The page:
Benson's Economic & Market Trends
"The Cruel Economic Recovery"
October 7, 2003
Now that Levi Strauss will no longer be making blue jeans in the United States, I can't help but recall the old days when our exports of blue jeans, rock and roll, and Hollywood movies helped American culture to make the world a better place to live.
Now, sadly, blue jeans are an import while music, film, and computer software are copied for free in Asia. In addition, this week the US Auto manufacturers have signed labor contracts permitting them to shut down 10 auto and parts plants (remember when Stalin was afraid of Detroit because of what it could produce). "Joe Six Pack" used to build a car by day and go to a drive-in by night. Now, Americans who want to work worry about "Drive Bys" both day and night. Without jobs to keep people motivated and out of mischief, the US prison population is up to a record 2,000,000.
The US now only produces 45% of the manufactured goods it consumes. In September, manufacturing jobs declined for the 38th month in a row, and weekly earnings dropped for the first time in 14 years. Moreover, The Bureau of Labor Statistics has interesting and startling information, should anyone care to look below:
Potential Workers Over 16 Years Old
Jan 1993 to Jan 2001 Jan 2001 to Sep 2003
Growth % of Total Growth % of Total
(Totals in Millions)
Labor Force: 15.40 77% 2.75 35%
Not In Labor Force: 4.53 23% 5.14 65%
Total: 19.93 100% 7.89 100%
In the years of good economic growth through the peak of the stock market bubble, over 75% of the increase in population over the age of 16 entered the labor force. Since the beginning of 2001, only 35% of the increase in population over the age of 16 is actually entering the labor force. In the January '93 " January '01 period above, the labor force was growing on average by 160,000 people a month. Since January '01, the labor force is only growing 88,000 a month. These numbers are extraordinary!
While the US Government has been vocal about trying to keep the wrong people from entering the country, the increase in population over the age of 16 looks right on trend. However, where the US Government has been "silent but successful" is in making sure that the labor force does not increase. I question whether keeping workers out of the labor force is sound economic policy? The fact remains that if the US continued adding the same percentage of population to the labor force (as was the case at the normal 77% rate above) the labor force would be larger by 3,328,000. Since not one of these workers would be employed, adding them back as unemployed would make the politically sensitive unemployment rate go over 8.2%. That rate would not be good news for consumer confidence, spending, or the stock market. It's much better for economic policy that workers are kept out of the labor force, particularly in an election year!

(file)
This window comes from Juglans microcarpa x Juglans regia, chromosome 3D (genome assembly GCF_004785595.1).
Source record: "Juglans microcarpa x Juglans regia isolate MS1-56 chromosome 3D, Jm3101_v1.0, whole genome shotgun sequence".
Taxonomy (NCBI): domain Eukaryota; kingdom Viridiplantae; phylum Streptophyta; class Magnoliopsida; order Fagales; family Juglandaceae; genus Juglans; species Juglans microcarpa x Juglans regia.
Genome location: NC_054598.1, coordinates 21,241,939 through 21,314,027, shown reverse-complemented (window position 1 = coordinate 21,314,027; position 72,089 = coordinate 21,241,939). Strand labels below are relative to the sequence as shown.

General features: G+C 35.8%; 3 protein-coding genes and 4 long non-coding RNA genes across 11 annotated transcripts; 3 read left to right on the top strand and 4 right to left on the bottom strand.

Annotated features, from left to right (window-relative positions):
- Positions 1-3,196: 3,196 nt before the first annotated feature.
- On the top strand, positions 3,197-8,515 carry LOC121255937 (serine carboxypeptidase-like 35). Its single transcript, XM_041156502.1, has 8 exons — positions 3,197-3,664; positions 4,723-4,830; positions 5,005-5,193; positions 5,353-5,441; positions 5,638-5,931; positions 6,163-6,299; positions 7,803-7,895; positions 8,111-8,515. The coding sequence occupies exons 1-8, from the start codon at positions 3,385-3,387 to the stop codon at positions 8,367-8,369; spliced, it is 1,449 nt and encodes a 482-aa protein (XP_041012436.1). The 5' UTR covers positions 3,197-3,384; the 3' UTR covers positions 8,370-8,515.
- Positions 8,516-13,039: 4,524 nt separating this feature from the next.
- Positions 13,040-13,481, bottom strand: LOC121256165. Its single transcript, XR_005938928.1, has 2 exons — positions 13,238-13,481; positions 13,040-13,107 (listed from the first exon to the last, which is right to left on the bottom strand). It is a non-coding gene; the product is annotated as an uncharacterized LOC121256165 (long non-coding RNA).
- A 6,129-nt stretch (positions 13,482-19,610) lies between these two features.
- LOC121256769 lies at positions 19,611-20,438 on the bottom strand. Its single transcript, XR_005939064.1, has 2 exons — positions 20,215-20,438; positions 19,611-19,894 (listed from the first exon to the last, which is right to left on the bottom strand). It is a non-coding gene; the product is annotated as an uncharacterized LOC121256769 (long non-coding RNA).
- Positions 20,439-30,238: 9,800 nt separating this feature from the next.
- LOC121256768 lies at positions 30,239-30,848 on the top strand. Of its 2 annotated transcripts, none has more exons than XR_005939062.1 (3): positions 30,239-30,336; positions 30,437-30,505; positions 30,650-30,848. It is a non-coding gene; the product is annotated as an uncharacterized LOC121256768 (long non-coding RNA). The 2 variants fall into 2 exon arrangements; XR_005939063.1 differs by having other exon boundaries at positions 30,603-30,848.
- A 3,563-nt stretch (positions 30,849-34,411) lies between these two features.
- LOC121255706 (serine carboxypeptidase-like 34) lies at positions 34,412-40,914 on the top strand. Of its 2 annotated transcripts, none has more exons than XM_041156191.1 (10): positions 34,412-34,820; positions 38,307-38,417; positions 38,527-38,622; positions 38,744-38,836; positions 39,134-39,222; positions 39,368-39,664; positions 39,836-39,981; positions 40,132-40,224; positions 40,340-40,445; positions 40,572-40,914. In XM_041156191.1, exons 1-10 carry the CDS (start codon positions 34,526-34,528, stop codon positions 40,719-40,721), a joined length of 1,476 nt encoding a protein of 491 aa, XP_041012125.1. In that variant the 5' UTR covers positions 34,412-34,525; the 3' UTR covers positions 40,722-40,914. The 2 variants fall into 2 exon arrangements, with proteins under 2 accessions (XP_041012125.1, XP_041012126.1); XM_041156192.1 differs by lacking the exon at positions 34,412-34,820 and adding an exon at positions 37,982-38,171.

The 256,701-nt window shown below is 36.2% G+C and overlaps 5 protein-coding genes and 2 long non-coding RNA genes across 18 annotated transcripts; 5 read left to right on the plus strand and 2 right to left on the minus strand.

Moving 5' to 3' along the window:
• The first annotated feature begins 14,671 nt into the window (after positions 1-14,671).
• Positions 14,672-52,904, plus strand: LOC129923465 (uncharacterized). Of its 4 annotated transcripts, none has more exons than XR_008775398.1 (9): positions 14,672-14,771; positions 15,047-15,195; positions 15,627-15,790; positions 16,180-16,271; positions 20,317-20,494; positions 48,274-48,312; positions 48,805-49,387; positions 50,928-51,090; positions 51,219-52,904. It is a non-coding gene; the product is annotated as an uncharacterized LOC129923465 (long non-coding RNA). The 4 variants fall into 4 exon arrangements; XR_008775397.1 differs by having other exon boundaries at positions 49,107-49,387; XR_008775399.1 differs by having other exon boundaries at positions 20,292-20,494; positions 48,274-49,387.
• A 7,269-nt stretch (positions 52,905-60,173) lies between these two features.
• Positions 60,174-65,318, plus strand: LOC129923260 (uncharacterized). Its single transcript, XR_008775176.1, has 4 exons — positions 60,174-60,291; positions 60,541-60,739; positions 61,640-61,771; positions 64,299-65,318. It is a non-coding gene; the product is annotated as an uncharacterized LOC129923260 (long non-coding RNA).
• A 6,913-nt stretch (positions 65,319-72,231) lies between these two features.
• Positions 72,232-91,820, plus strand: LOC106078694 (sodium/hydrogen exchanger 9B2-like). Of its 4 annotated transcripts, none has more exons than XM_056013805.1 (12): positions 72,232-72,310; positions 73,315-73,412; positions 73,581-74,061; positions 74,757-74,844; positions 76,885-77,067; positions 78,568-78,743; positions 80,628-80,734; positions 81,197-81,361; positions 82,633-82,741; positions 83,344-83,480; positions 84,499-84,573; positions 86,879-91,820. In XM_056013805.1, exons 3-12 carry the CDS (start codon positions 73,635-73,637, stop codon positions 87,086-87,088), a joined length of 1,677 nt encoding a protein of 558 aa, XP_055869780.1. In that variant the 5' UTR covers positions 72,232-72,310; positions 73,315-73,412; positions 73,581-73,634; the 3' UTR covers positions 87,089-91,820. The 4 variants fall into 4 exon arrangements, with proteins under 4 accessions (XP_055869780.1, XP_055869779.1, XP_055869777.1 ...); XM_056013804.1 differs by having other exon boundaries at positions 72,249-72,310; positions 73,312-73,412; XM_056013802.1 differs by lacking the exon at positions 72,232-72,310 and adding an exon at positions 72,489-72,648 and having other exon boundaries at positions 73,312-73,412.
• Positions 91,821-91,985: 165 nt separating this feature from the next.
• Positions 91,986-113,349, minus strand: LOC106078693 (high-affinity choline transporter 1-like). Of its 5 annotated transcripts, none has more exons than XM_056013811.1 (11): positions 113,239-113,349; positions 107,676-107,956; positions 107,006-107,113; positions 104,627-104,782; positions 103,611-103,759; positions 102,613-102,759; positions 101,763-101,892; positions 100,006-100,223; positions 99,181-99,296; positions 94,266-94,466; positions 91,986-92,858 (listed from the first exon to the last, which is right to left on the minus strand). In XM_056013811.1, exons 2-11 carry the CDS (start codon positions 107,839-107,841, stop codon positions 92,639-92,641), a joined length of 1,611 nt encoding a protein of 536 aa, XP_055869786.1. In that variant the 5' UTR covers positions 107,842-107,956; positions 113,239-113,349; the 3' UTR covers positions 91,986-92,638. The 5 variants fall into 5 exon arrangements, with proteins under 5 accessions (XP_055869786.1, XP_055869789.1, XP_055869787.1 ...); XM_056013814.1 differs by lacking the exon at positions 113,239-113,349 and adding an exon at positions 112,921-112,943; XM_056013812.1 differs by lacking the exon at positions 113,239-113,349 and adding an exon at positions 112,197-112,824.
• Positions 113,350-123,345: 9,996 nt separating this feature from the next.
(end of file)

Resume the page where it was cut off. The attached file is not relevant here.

Other facts also show that this economic recovery is both "cruel and unusual":
1) Initial unemployment claims at levels above those needed to create jobs, and long term unemployment benefits, are caped only because workers exhaust their benefits and drop off the unemployment roles forever.
2) Personal bankruptcies remain above 30,000 a week, while mortgage and consumer credit delinquency rates remain disturbingly high.
3) The poverty rate has been rising significantly, as well as the number of people who can not afford health care coverage.
4) Record numbers of high school and college graduates are not finding jobs and are staying home. Careers remain on hold, while workers scramble to find anything that generates income to keep the wolf from the door.
5) In September, part-time employment increased (for purely economic reasons) to 5 million, a 9 year high. This was an increase of 1.6 million, or a 47% increase over the two years beginning August 2001.
While tax cuts helped push disposable personal income up at annual rates of $125 billion in July and $74 billion in August of this year, September is likely to see a drop because no "child rebate checks" were sent out. Actual wage and salary growth from jobs remains almost non-existent and because of the Federal Reserve's low interest rate policy, the income from interest on savings is down $2 - $3 Billion a month. Personal income is rising, at most, 0.2% a month. Increases in personal consumption will again only be supported by a continuation of growing consumer borrowing and mortgage debt.
To the extent that jobs are created, they are part-time and service oriented jobs that only pay 1/4 to 1/3 as much as the manufacturing jobs they replaced. Job weakness can be expected for auto manufacturing and parts, mortgage banking, and telemarketing.
The one bright spot for job creation is statistical. Since the government knows that the economy is in economic recovery, they add an estimated 30,000 " 50,000 jobs every month, known as a statistical "plug factor", because they realize that people are starting new businesses. Any job growth in the months ahead will most likely be "part- time" and "plug factor", with the "plug factor" leading the way. (What is really cruel is that these imaginary workers are living such wonderful imaginary lives!). Welcome to the "Un-Reality TV" of job statistics.